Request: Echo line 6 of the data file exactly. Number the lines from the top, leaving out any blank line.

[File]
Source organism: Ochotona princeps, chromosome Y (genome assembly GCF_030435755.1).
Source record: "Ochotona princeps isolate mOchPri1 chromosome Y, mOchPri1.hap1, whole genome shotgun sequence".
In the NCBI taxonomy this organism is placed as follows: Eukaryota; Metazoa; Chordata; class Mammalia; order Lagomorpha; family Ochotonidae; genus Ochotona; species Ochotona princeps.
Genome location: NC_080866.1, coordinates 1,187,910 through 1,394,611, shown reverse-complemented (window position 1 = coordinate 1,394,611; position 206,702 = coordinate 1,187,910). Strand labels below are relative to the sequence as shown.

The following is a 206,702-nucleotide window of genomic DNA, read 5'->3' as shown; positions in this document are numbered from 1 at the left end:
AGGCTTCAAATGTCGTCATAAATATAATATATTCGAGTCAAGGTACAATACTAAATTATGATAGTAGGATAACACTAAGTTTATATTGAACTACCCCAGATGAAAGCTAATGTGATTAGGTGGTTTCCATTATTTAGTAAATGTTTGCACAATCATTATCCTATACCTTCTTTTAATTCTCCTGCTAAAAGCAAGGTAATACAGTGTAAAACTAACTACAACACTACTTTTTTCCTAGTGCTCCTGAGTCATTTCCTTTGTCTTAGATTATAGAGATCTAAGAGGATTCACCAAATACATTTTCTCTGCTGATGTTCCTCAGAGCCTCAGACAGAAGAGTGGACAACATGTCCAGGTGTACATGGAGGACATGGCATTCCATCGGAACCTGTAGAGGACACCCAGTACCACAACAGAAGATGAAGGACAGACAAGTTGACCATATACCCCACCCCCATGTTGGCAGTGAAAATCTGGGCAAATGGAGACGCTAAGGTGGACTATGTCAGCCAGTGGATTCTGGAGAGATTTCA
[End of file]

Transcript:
AGGCTTCAAATGTCGTCATAAATATAATATATTCGAGTCAAGGTACAATACTAAATTATGATAGTAGGATAACACTAAGTTTATATTGAACTACCCCAGATGAAAGCTAATGTGATTAGGTGGTTTCCATTATTTAGTAAATGTTTGCACAATCATTATCCTATACCTTCTTTTAATTCTCCTGCTAAAAGCAAGGTAATACAGTGTAAAACTAACTACAACACTACTTTTTTCCTAGTGCTCCTGAGTCATTTCCTTTGTCTTAGATTATAGAGATCTAAGAGGATTCACCAAATACATTTTCTCTGCTGATGTTCCTCAGAGCCTCAGACAGAAGAGTGGACAACATGTCCAGGTGTACATGGAGGACATGGCATTCCATCGGAACCTGTAGAGGACACCCAGTACCACAACAGAAGATGAAGGACAGACAAGTTGACCATATACCCCACCCCCATGTTGGCAGTGAAAATCTGGGCAAATGGAGACGCTAAGGTGGACTATGTCAGCCAGTGGATTCTGGAGAGATTTCA